The cost of a booth/table is often the most important factor for crafters when choosing the right craft show. You should also consider whether the show will be held indoors or outdoors, whether you want to see your work first (juried), and the attendance record of the show. Also, make sure that the attendees are interested in what you have to offer. Let’s look at some of these concerns.
Cost of the Craft Booth
Although your main motivation for crafting is to express yourself creatively, it’s nice to make some extra money. Others feel the need to justify the price of craft supplies and make enough money to support their hobbies or addictions. Others view their craft or art as a business.
It doesn’t matter if you’re a new vendor or an established one, knowing your break-even point is the most important tip for craft marketing. This will allow you to determine the amount you can spend on a booth. You make $5 headbands. Assume that only 2% people who attend craft shows will purchase what you have. If you sell to those 2%, the booth fee of $600 must be paid by more than 6000 people. Are you able to afford the $600 booth cost ($5 x 120 headsbands = $600) if you have 120 headbands (6000 buyers x 2% buyers =120) in your stock?
Remember that your booth costs are only a fraction of the preparation and money spent on the craft show. You will also need to purchase the fabric (or material) for the headbands and food at the craft show. These expenses are divided by the $5 you sell and you will get the number of items that you need to break even.
Indoor or Outdoor Craft Venues
Extreme weather or bad weather can affect the attendance, which could impact your sales. Outdoor displays are often affected by wind. Anchoring your booth with water jugs or heavy sandbags is a must. Many outdoor locations and parks won’t permit you to put stakes in the ground. Indoor shows may require you to bring an antifatigue mat. Concrete floors are more difficult on the back than dirt or grass.
Juried vs. Non-Juried Craft Shows
It is often a benefit for all to allow the organizer of the show to decide which artisans are allowed to attend. Juried shows allow you to submit a sample, often as a photograph, of your work in order to check if it meets the organization’s standards. Juried shows are a way to prevent too many people doing similar work from crowding a show. It would be a disaster if every booth sold headbands, like the one in this example.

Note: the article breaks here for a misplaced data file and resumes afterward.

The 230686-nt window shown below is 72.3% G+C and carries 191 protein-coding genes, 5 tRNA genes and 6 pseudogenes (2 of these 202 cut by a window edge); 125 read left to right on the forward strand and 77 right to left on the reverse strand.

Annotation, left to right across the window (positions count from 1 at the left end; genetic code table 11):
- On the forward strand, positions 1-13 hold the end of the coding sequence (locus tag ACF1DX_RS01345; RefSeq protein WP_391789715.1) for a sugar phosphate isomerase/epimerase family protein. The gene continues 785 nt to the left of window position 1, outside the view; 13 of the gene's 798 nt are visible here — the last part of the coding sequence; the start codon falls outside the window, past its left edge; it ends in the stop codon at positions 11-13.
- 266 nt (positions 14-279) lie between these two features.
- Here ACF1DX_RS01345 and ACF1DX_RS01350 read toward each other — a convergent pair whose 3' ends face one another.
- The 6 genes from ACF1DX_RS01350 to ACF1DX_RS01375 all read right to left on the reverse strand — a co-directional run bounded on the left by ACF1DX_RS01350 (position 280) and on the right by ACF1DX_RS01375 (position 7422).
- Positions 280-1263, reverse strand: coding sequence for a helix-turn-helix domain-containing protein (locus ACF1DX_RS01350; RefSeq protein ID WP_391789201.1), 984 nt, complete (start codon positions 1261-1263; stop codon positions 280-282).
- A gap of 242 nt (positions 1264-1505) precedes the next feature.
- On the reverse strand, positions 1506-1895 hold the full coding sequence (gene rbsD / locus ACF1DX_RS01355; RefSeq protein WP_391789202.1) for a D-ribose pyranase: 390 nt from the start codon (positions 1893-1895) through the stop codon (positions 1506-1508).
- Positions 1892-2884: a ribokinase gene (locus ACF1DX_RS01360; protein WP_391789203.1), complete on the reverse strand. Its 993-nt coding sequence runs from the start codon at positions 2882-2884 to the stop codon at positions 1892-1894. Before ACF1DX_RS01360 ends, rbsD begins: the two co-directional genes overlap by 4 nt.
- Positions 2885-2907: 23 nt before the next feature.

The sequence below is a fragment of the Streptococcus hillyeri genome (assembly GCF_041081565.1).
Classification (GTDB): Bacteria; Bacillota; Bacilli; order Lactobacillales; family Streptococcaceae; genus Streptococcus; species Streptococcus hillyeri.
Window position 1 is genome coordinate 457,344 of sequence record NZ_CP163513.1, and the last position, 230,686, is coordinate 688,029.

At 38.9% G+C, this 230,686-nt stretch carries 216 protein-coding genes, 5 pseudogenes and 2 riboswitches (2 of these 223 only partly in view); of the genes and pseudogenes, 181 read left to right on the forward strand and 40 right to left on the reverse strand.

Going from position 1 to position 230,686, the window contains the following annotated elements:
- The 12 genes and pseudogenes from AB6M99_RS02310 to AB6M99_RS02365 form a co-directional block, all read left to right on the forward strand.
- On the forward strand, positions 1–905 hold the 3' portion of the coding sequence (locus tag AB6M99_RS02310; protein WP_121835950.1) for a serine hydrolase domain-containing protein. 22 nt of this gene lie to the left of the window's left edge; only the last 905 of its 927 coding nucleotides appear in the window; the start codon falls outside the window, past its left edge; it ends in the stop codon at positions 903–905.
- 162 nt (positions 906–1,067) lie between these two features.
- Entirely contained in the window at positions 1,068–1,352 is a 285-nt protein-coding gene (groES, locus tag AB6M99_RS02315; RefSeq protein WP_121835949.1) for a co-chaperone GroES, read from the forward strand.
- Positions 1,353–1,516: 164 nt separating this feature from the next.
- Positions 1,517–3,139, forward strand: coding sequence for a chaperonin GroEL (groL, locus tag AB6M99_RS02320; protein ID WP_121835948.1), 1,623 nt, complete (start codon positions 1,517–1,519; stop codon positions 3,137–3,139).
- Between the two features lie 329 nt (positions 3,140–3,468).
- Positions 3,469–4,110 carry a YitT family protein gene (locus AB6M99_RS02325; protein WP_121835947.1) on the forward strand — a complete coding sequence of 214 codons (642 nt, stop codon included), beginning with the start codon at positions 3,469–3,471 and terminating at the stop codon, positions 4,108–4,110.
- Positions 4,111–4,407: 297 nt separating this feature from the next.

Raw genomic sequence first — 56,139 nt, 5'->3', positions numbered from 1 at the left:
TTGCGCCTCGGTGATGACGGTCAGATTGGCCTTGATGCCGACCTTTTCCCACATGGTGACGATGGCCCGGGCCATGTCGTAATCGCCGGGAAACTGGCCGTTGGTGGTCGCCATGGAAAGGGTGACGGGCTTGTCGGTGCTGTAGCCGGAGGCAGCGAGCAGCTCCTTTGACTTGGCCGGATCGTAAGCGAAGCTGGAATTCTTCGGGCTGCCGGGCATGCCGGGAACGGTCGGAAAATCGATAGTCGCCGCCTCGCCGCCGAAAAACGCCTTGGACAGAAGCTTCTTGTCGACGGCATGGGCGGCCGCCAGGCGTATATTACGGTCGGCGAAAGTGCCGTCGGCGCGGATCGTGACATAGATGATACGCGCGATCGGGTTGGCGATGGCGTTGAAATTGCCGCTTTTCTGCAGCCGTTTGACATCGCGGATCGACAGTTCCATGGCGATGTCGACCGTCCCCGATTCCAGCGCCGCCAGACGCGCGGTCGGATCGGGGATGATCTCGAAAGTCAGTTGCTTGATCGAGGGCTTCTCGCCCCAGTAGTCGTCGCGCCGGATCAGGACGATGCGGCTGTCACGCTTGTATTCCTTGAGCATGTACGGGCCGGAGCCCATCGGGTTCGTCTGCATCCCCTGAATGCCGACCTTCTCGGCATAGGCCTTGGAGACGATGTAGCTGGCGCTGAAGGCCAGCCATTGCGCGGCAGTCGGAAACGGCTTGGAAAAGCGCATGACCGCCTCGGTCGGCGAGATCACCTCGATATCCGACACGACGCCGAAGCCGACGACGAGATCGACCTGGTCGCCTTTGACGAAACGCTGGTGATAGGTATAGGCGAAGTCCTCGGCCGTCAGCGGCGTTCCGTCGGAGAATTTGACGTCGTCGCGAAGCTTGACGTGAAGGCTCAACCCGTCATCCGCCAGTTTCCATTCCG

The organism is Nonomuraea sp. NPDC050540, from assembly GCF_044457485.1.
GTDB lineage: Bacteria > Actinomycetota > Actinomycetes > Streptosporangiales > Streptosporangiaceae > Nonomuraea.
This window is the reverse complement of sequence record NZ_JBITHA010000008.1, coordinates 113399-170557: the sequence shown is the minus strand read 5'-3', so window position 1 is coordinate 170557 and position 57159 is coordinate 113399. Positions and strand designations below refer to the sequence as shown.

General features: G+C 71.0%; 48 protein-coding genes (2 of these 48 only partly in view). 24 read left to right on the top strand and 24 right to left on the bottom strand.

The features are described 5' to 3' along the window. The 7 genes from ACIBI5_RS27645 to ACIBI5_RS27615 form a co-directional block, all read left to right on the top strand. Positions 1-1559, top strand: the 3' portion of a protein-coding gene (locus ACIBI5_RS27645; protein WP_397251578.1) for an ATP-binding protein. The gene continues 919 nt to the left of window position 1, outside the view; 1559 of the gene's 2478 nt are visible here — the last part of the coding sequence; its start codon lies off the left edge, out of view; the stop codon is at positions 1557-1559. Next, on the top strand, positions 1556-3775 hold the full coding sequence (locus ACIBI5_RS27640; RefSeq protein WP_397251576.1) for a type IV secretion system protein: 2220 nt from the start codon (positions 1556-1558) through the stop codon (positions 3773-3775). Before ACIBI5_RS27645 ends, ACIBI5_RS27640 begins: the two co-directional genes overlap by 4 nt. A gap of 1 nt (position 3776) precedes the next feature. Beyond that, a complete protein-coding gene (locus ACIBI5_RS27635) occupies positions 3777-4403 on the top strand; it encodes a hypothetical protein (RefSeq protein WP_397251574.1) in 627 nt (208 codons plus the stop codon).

People who sell multiple-level marketing products (Tupperware and Avon, for example). They may not be handcrafters, but they might be business owners. These vendors are often not allowed to be separated from crafters at juried shows. What does this mean for scrapbookers, who not only sell paper but also offer creative paper usage options (greeting cards and origami)? Many crafters take pride in their handmade products and will send photos to jurors for their protection. Organizers want their vendors to be happy.
Histories of Craft Show Attendance
Participation in a festival or show for the first time (first year), should be taken with caution. This is especially true for organizers who are new to the job. They don’t always know how to market their show. They often accept vendors one week before the show.
First time shows offer a chance to meet new members of the crafting community. This is also a chance for novice crafters, who can visit the show as buyers and get a feel of its potential. Crafters should never waste their time attending a show. Analyzing displays will help you discover what works and what doesn’t.
A large attendance does not necessarily mean that the event will be a success. What is the main focus of the event? The craft show or another thing? While having multiple things happening simultaneously at a show can bring in more visitors, it could also distract potential buyers.
Are Craft Show Attendees Compatible with Your Products?
Ask vendors what the show is doing for them if there is a lull. Pay close attention to others who sell similar items to yours. Do they do well? Are they doing well?
Many shows prefer one vendor per booth. Two people can help with inventory shortage, sales and restroom breaks. If attendance is low, it can also help to pass the time. You can also visit other booths during slower periods to view displays and talk with vendors.
You can offer a variety of products, colors, and prices. This will help you attract more customers. It is your job as a craftsperson to offer unique products that are not available in stores. Do you find it appealing to see 100 hats in a booth?
It is more than buying a booth at a craft show. It’s about deciding if the investment is worth it. Are you able to welcome visitors? Are the prices clearly displayed? It is best to first go to a show as a buyer, then to talk with the vendors. Find out who is responsible for the next show if they are happy selling.